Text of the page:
Jon’s coaching website reads like a medical dictionary but his target market isn’t looking for a doctor and his website makes them feel muddled. When people feel muddled, they move on.
Jon wants to reassure visitors that he’s a properly educated coach, passionate, and able to address a multitude of problems. But a list of unrelated issues doesn’t give a sense of who Jon is and why he is a perfect choice.
A visitor wants help with anger management but she feels uneasy when she sees some of the terminologies on Jon’s site. How can an NLP coach cure bashful bladder without being a doctor? She doesn’t want a doctor because she doesn’t want anger listed on her medical records. It’s too confusing and too worrying – she clicks on a different website instead.
Your clients need you to be someone that makes sense for their issue.
Even though the coaching principles behind any of Jon’s list items might be similar, the audiences are totally different.
You can’t speak persuasively to two different audiences with the same words. So it’s time to make a choice.
Ask questions that help you drill down to a specialism that feels right. Remember to check if your chosen audience can afford your help. Are you Tesco Wholemeal or Ezekiel Sprouted Wholegrain?
When you know the problem you’re solving and who your customers are, you can learn to speak the language that will resonate with them.
Some people worry that by committing to a niche, they’re missing out on all those others who need their help too. The irony in specialising is that by giving you an angle to write from, your voice is stronger and spreads wider.
Once you start writing about your chosen topic, you can weave other elements into your posts and create a rounded, three-dimensional picture of all the ways you can help.
You have a niche, it’s your main dish. Your blog is a peak at everything else you offer and everything else you are.
A niche helps you talk with passion and authority and your opportunities expand.
We’ve all got our heroes and people we admire in our field. It can be so easy to think the way they do things is the way things should be done.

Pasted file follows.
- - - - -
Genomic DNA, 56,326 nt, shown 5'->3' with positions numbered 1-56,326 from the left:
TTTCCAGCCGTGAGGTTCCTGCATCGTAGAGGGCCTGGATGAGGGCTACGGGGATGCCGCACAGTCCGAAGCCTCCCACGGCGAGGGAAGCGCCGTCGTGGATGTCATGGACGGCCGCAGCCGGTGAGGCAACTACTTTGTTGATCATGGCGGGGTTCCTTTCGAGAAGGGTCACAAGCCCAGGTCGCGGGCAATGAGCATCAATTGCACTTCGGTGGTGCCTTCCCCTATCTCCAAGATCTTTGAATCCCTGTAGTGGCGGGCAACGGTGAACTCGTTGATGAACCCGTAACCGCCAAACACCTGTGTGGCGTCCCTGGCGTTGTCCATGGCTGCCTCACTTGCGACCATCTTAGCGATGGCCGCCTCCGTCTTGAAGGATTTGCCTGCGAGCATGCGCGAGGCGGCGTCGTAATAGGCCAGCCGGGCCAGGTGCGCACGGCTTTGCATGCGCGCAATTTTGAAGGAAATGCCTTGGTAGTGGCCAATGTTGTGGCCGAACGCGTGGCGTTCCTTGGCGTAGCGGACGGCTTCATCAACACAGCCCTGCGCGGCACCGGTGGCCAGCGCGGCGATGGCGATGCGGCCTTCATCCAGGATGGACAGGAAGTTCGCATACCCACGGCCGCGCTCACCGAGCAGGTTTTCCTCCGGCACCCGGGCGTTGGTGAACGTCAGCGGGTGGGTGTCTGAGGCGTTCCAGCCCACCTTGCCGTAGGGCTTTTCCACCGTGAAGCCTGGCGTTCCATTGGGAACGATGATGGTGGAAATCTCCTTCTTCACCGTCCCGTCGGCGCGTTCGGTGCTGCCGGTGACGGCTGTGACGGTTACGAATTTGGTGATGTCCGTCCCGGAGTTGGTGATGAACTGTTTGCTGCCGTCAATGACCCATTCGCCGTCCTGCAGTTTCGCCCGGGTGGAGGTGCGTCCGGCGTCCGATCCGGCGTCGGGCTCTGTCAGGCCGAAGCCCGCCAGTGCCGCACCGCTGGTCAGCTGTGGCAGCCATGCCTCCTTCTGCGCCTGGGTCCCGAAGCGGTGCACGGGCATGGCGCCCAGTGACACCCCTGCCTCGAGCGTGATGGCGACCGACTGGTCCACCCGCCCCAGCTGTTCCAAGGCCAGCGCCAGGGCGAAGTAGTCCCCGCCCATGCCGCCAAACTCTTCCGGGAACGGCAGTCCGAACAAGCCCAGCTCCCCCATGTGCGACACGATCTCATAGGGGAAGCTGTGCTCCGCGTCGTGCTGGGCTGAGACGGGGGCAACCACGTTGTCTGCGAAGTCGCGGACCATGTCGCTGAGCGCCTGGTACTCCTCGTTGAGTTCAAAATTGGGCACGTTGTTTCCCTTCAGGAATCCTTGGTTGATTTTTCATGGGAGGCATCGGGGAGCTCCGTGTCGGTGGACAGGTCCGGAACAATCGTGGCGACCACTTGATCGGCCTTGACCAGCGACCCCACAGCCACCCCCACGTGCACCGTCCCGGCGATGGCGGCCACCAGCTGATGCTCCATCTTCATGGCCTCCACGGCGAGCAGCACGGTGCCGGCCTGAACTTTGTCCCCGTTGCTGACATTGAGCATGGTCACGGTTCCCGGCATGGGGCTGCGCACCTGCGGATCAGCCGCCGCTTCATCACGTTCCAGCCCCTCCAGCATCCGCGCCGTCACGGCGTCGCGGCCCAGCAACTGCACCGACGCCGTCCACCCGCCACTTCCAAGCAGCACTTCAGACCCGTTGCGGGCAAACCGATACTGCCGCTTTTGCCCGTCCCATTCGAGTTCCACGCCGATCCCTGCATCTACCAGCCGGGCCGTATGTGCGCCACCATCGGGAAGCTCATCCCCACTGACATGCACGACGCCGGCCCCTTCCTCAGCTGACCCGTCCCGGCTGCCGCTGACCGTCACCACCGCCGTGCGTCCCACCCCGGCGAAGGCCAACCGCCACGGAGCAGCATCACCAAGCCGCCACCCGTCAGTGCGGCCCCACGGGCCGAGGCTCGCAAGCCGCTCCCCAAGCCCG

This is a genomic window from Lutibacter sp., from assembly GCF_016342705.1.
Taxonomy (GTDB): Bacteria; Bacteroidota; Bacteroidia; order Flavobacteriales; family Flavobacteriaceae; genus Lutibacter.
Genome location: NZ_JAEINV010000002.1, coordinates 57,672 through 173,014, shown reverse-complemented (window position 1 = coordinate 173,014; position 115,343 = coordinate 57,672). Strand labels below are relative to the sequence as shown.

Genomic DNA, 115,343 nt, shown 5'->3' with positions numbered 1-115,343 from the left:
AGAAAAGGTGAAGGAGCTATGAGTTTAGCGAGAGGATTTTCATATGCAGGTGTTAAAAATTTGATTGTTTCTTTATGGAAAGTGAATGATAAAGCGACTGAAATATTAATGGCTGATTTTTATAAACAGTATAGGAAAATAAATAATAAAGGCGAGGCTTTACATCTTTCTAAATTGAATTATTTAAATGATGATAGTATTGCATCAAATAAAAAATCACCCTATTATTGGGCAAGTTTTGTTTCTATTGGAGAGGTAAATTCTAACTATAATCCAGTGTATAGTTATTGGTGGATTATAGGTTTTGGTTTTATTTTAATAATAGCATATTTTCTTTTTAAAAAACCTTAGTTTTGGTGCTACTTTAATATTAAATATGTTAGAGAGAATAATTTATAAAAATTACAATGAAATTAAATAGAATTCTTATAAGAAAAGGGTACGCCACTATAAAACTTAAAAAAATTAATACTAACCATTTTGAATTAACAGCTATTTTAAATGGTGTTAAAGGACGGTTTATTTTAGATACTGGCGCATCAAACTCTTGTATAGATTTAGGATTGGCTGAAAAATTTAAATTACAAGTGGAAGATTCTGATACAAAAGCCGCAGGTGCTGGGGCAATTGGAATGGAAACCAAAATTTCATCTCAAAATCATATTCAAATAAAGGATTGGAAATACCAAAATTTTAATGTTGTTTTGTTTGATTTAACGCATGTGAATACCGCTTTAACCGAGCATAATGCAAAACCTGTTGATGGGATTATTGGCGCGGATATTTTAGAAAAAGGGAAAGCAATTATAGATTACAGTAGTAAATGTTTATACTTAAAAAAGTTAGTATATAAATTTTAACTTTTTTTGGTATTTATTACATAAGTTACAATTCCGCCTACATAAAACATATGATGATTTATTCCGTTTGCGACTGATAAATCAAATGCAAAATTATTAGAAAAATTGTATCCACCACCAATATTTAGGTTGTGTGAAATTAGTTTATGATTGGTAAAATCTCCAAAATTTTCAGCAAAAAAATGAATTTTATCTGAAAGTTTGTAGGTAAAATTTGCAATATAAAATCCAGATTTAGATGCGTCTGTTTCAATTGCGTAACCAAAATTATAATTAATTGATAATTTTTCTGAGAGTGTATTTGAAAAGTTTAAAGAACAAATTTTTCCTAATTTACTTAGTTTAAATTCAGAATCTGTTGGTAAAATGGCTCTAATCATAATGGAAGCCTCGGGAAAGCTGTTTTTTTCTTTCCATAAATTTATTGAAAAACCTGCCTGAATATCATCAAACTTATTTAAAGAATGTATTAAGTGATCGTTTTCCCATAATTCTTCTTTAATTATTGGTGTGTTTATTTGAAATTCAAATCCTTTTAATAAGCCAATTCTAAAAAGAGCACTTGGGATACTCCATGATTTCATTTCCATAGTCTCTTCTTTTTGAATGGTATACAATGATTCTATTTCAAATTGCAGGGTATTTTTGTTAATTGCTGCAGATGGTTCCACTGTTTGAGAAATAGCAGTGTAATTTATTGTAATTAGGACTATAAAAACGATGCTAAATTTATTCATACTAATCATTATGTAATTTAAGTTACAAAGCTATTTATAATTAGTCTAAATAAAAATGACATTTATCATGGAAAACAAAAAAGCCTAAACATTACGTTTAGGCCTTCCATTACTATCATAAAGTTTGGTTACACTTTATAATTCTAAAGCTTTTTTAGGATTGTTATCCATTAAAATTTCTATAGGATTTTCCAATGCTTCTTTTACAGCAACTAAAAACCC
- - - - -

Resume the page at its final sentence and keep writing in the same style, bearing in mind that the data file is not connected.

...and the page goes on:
Just because someone else swears or draws their own images or posts a certain way on social media, you don’t have to. Give yourself space to identify your own goals and values.
If you don’t keep your coaching website relevant to your business strategy, it’ll be hard to keep it going at all.
Writing regularly on platforms like Quora, LinkedIn and Medium help you tune into your own way of presenting your business:
Words are the way people see you online. They hear you through your website and your social media and they expect you to be knowledgeable about the category you’ve put yourself into.
It can be tricky. In the beginning, you’re not sure how to position yourself and you’re not sure what people want to read from you. You make big claims or you undersell yourself.
Later, when you’ve been established for a while, you take a look at your underperforming site and you see that it’s not reflecting you anymore.
Don’t be afraid to play with words. Use them to reflect what you want people to know you for. When you make it easy for people to categorise you, you open the door for them to call you.
And then you can concentrate on doing what you set up your coaching website to do in the first place – coach people and change their lives.